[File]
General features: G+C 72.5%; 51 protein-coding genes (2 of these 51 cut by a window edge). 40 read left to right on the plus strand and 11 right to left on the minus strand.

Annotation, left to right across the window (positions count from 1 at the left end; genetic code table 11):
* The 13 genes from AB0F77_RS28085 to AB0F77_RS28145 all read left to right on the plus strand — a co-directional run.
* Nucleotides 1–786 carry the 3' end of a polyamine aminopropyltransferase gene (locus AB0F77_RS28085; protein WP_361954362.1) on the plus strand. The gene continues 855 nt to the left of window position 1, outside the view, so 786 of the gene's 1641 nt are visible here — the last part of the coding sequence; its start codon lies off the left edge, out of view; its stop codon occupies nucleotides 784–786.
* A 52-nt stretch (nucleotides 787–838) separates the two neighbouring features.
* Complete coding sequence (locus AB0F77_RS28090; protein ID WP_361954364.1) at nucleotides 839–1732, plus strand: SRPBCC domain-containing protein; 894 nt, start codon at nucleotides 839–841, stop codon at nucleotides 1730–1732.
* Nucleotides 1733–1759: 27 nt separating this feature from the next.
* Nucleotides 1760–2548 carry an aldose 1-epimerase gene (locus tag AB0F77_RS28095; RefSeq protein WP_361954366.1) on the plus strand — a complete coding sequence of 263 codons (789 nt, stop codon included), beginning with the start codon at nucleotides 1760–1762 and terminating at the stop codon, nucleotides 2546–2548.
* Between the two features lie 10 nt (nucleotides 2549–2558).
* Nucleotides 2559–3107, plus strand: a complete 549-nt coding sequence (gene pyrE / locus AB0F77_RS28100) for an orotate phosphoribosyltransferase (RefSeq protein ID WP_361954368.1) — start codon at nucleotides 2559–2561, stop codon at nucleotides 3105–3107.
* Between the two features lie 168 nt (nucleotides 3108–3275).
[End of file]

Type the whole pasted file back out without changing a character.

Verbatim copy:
General features: G+C 72.5%; 51 protein-coding genes (2 of these 51 cut by a window edge). 40 read left to right on the plus strand and 11 right to left on the minus strand.

Annotation, left to right across the window (positions count from 1 at the left end; genetic code table 11):
* The 13 genes from AB0F77_RS28085 to AB0F77_RS28145 all read left to right on the plus strand — a co-directional run.
* Nucleotides 1–786 carry the 3' end of a polyamine aminopropyltransferase gene (locus AB0F77_RS28085; protein WP_361954362.1) on the plus strand. The gene continues 855 nt to the left of window position 1, outside the view, so 786 of the gene's 1641 nt are visible here — the last part of the coding sequence; its start codon lies off the left edge, out of view; its stop codon occupies nucleotides 784–786.
* A 52-nt stretch (nucleotides 787–838) separates the two neighbouring features.
* Complete coding sequence (locus AB0F77_RS28090; protein ID WP_361954364.1) at nucleotides 839–1732, plus strand: SRPBCC domain-containing protein; 894 nt, start codon at nucleotides 839–841, stop codon at nucleotides 1730–1732.
* Nucleotides 1733–1759: 27 nt separating this feature from the next.
* Nucleotides 1760–2548 carry an aldose 1-epimerase gene (locus tag AB0F77_RS28095; RefSeq protein WP_361954366.1) on the plus strand — a complete coding sequence of 263 codons (789 nt, stop codon included), beginning with the start codon at nucleotides 1760–1762 and terminating at the stop codon, nucleotides 2546–2548.
* Between the two features lie 10 nt (nucleotides 2549–2558).
* Nucleotides 2559–3107, plus strand: a complete 549-nt coding sequence (gene pyrE / locus AB0F77_RS28100) for an orotate phosphoribosyltransferase (RefSeq protein ID WP_361954368.1) — start codon at nucleotides 2559–2561, stop codon at nucleotides 3105–3107.
* Between the two features lie 168 nt (nucleotides 3108–3275).